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Gregory A. Nichols

Bio: Gregory A. Nichols is an academic researcher from Kaiser Permanente. The author has contributed to research in topics: Type 2 diabetes & Diabetes mellitus. The author has an hindex of 18, co-authored 19 publications receiving 5997 citations.

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Journal ArticleDOI
TL;DR: The data suggest that efforts to reduce mortality in this population should be focused on treatment and prevention of coronary artery disease, congestive heart failure, diabetes mellitus, and anemia.
Abstract: Background Chronic kidney disease is the primary cause of end-stage renal disease in the United States. The purpose of this study was to understand the natural history of chronic kidney disease with regard to progression to renal replacement therapy (transplant or dialysis) and death in a representative patient population. Methods In 1996 we identified 27 998 patients in our health plan who had estimated glomerular filtration rates of less than 90 mL/min per 1.73 m 2 on 2 separate measurements at least 90 days apart. We followed up patients from the index date of the first glomerular filtration rates of less than 90 mL/min per 1.73 m 2 until renal replacement therapy, death, disenrollment from the health plan, or June 30, 2001. We extracted from the computerized medical records the prevalence of the following comorbidities at the index date and end point: hypertension, diabetes mellitus, coronary artery disease, congestive heart failure, hyperlipidemia, and renal anemia. Results Our data showed that the rate of renal replacement therapy over the 5-year observation period was 1.1%, 1.3%, and 19.9%, respectively, for the National Kidney Foundation Kidney Disease Outcomes Quality Initiative (K/DOQI) stages 2, 3, and 4, but that the mortality rate was 19.5%, 24.3%, and 45.7%. Thus, death was far more common than dialysis at all stages. In addition, congestive heart failure, coronary artery disease, diabetes, and anemia were more prevalent in the patients who died but hypertension prevalence was similar across all stages. Conclusion Our data suggest that efforts to reduce mortality in this population should be focused on treatment and prevention of coronary artery disease, congestive heart failure, diabetes mellitus, and anemia.

1,580 citations

Journal ArticleDOI
TL;DR: The very low expenditures per capita in poor countries indicate that more resources are required to provide basic diabetes care in such settings as well as indicating that more prevention efforts are needed to reduce this burden.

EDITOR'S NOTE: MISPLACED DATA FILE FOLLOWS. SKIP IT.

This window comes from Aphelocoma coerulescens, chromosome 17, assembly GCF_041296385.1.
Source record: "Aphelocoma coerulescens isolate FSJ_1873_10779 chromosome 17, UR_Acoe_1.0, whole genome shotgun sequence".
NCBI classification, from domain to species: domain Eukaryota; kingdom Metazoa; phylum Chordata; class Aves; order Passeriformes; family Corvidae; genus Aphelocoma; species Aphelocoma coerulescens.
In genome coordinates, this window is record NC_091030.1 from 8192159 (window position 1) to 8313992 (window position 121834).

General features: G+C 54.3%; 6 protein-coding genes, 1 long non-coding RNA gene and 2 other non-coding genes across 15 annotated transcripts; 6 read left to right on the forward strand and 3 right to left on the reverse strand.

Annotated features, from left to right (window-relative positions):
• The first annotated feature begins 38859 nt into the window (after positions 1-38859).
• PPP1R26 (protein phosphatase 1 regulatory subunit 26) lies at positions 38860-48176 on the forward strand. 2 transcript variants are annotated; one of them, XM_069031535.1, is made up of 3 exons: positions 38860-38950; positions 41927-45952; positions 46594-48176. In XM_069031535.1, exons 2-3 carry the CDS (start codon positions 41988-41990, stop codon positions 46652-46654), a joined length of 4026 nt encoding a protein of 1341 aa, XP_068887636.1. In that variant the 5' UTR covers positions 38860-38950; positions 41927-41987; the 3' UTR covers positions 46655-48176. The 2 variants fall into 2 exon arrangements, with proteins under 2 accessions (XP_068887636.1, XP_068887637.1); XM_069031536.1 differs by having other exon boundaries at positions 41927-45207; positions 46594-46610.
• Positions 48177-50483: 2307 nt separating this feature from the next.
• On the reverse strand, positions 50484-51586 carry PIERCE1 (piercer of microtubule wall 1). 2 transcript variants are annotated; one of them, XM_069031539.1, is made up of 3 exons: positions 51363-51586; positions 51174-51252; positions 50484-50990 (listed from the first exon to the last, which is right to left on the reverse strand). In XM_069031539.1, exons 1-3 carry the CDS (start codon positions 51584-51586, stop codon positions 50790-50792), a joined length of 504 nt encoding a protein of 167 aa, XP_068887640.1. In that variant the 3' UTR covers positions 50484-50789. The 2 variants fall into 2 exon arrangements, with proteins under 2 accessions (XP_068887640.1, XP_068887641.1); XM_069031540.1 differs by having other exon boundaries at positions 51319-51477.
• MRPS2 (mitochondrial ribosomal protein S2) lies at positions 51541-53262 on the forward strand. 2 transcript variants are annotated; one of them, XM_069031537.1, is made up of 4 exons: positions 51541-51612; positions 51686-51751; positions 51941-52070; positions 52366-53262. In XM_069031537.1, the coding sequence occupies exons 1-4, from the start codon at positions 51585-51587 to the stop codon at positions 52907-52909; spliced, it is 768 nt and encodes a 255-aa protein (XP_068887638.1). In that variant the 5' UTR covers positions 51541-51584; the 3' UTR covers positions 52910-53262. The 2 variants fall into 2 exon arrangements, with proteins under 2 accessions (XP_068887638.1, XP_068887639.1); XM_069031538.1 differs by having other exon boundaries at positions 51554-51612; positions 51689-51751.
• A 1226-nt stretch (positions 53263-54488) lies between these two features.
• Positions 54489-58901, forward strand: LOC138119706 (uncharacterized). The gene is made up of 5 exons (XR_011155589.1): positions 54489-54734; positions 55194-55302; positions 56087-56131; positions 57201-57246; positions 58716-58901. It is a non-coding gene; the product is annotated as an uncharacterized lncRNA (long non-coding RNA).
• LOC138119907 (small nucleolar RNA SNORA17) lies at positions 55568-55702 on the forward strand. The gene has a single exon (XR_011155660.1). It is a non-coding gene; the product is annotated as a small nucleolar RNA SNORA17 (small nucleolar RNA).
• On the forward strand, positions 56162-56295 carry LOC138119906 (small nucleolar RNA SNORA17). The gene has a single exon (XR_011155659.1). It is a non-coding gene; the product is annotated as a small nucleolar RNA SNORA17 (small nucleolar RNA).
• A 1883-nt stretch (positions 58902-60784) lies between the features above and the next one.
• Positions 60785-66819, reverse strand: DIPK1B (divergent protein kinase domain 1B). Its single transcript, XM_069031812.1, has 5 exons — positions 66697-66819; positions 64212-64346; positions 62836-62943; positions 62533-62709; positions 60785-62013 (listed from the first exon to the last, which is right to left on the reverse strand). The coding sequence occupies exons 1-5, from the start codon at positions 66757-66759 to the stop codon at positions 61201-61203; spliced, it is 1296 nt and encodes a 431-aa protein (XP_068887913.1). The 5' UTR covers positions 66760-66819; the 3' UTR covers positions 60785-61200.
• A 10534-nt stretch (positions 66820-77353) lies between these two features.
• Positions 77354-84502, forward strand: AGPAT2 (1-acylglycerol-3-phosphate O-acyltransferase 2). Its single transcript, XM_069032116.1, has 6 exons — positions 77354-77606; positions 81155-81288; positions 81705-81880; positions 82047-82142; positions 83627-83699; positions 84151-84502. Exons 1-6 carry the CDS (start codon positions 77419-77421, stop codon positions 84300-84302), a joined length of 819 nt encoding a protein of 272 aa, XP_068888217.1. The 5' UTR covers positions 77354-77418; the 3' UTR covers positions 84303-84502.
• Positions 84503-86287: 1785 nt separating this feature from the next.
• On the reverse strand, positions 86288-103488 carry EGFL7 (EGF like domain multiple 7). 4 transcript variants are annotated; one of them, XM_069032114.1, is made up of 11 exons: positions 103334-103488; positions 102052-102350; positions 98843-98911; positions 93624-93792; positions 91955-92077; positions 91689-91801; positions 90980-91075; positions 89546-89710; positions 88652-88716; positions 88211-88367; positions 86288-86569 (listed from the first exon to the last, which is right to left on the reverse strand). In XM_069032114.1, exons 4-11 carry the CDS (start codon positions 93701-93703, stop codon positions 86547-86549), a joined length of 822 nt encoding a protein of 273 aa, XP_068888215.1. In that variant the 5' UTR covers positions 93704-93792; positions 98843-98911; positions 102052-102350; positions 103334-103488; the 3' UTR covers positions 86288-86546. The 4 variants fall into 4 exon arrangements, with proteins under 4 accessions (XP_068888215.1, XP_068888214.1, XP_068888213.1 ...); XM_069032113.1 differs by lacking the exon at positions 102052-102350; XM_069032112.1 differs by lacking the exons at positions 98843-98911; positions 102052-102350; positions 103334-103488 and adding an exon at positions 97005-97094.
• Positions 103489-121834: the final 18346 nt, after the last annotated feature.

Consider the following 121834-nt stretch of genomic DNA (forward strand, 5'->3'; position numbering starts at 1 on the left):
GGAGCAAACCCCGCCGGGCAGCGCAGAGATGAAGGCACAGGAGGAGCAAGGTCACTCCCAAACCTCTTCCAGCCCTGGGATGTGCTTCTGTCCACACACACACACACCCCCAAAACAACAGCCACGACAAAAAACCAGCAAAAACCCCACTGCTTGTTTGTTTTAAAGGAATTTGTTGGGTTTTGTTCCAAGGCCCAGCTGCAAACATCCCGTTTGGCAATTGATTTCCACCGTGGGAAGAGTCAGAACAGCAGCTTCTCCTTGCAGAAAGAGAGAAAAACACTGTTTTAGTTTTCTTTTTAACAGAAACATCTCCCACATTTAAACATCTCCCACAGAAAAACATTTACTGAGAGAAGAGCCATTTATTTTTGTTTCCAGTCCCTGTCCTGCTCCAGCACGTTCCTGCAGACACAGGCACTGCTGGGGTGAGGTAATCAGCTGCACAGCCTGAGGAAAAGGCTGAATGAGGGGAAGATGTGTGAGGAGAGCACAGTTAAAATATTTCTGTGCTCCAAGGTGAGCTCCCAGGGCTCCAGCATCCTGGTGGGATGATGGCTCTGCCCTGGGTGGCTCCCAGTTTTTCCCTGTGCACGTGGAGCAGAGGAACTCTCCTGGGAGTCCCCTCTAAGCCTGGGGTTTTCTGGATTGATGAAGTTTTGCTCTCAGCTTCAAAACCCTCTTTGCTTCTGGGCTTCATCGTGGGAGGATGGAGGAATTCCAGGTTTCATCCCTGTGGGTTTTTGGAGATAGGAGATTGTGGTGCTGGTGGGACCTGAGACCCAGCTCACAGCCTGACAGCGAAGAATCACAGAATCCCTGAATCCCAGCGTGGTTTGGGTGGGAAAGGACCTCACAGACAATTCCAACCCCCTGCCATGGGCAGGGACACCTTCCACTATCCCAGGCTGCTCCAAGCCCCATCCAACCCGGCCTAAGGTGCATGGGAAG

998 citations

Journal ArticleDOI
TL;DR: The multivariate results emphasize the importance of controlling modifiable risk factors for CHF, namely hyperglycemia, elevated blood pressure, and obesity.
Abstract: OBJECTIVE —The aims of this study were to update previous estimates of the congestive heart failure (CHF) incidence rate in patients with type 2 diabetes, compare it with an age- and sex-matched nondiabetic group, and describe risk factors for developing CHF in diabetic patients over 6 years of follow-up. RESEARCH DESIGN AND METHODS —We performed a retrospective cohort study of 8,231 patients with type 2 diabetes and 8,845 nondiabetic patients of similar age and sex who did not have CHF as of 1 January 1997, following them for up to 72 months to estimate the CHF incidence rate. In the diabetic cohort, we constructed a Cox regression model to identify risk factors for CHF development. RESULTS —Patients with diabetes were much more likely to develop CHF than patients without diabetes (incidence rate 30.9 vs. 12.4 cases per 1,000 person-years, rate ratio 2.5, 95% CI 2.3–2.7). The difference in CHF development rates between persons with and without diabetes was much greater in younger age-groups. In addition to age and ischemic heart disease, poorer glycemic control (hazard ratio 1.32 per percentage point of HbA 1c ) and greater BMI (1.12 per 2.5 units of BMI) were important predictors of CHF development. CONCLUSIONS —The CHF incidence rate in type 2 diabetes may be much greater than previously believed. Our multivariate results emphasize the importance of controlling modifiable risk factors for CHF, namely hyperglycemia, elevated blood pressure, and obesity. Younger patients may benefit most from risk factor modification.

705 citations

Journal ArticleDOI
TL;DR: In diabetic subjects, age, diabetes duration, insulin use, ischemic heart disease, and elevated serum creatinine were independent risk factors for both prevalent and incident CHF.